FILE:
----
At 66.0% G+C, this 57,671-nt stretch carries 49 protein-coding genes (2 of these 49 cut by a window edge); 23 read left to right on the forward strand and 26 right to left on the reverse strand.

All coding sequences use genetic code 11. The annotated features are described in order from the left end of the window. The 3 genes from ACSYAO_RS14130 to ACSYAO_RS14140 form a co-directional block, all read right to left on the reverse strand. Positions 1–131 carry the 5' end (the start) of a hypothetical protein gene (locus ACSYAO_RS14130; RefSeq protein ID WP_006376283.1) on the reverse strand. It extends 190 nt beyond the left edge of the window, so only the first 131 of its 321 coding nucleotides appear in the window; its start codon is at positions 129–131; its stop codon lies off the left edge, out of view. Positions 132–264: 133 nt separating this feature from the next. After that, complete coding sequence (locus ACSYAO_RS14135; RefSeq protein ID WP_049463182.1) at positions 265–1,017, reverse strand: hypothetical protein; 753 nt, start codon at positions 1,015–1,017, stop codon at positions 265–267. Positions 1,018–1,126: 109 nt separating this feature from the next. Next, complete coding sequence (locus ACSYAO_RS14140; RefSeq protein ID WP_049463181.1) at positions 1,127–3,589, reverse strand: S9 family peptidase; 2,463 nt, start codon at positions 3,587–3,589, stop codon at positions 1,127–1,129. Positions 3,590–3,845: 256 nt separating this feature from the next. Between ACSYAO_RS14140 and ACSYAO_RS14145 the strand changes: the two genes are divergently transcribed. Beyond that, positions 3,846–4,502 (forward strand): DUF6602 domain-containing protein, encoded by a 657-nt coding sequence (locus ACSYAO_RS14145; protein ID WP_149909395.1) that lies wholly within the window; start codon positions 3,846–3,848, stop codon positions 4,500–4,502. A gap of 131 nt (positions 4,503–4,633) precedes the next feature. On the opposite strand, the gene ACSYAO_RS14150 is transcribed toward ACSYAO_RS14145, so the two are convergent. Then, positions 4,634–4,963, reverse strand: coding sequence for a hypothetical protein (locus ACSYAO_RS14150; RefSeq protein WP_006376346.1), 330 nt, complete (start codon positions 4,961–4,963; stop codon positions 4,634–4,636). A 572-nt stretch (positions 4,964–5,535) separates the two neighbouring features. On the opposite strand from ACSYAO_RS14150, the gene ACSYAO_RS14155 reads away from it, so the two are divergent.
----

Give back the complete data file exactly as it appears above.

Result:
At 66.0% G+C, this 57,671-nt stretch carries 49 protein-coding genes (2 of these 49 cut by a window edge); 23 read left to right on the forward strand and 26 right to left on the reverse strand.

All coding sequences use genetic code 11. The annotated features are described in order from the left end of the window. The 3 genes from ACSYAO_RS14130 to ACSYAO_RS14140 form a co-directional block, all read right to left on the reverse strand. Positions 1–131 carry the 5' end (the start) of a hypothetical protein gene (locus ACSYAO_RS14130; RefSeq protein ID WP_006376283.1) on the reverse strand. It extends 190 nt beyond the left edge of the window, so only the first 131 of its 321 coding nucleotides appear in the window; its start codon is at positions 129–131; its stop codon lies off the left edge, out of view. Positions 132–264: 133 nt separating this feature from the next. After that, complete coding sequence (locus ACSYAO_RS14135; RefSeq protein ID WP_049463182.1) at positions 265–1,017, reverse strand: hypothetical protein; 753 nt, start codon at positions 1,015–1,017, stop codon at positions 265–267. Positions 1,018–1,126: 109 nt separating this feature from the next. Next, complete coding sequence (locus ACSYAO_RS14140; RefSeq protein ID WP_049463181.1) at positions 1,127–3,589, reverse strand: S9 family peptidase; 2,463 nt, start codon at positions 3,587–3,589, stop codon at positions 1,127–1,129. Positions 3,590–3,845: 256 nt separating this feature from the next. Between ACSYAO_RS14140 and ACSYAO_RS14145 the strand changes: the two genes are divergently transcribed. Beyond that, positions 3,846–4,502 (forward strand): DUF6602 domain-containing protein, encoded by a 657-nt coding sequence (locus ACSYAO_RS14145; protein ID WP_149909395.1) that lies wholly within the window; start codon positions 3,846–3,848, stop codon positions 4,500–4,502. A gap of 131 nt (positions 4,503–4,633) precedes the next feature. On the opposite strand, the gene ACSYAO_RS14150 is transcribed toward ACSYAO_RS14145, so the two are convergent. Then, positions 4,634–4,963, reverse strand: coding sequence for a hypothetical protein (locus ACSYAO_RS14150; RefSeq protein WP_006376346.1), 330 nt, complete (start codon positions 4,961–4,963; stop codon positions 4,634–4,636). A 572-nt stretch (positions 4,964–5,535) separates the two neighbouring features. On the opposite strand from ACSYAO_RS14150, the gene ACSYAO_RS14155 reads away from it, so the two are divergent.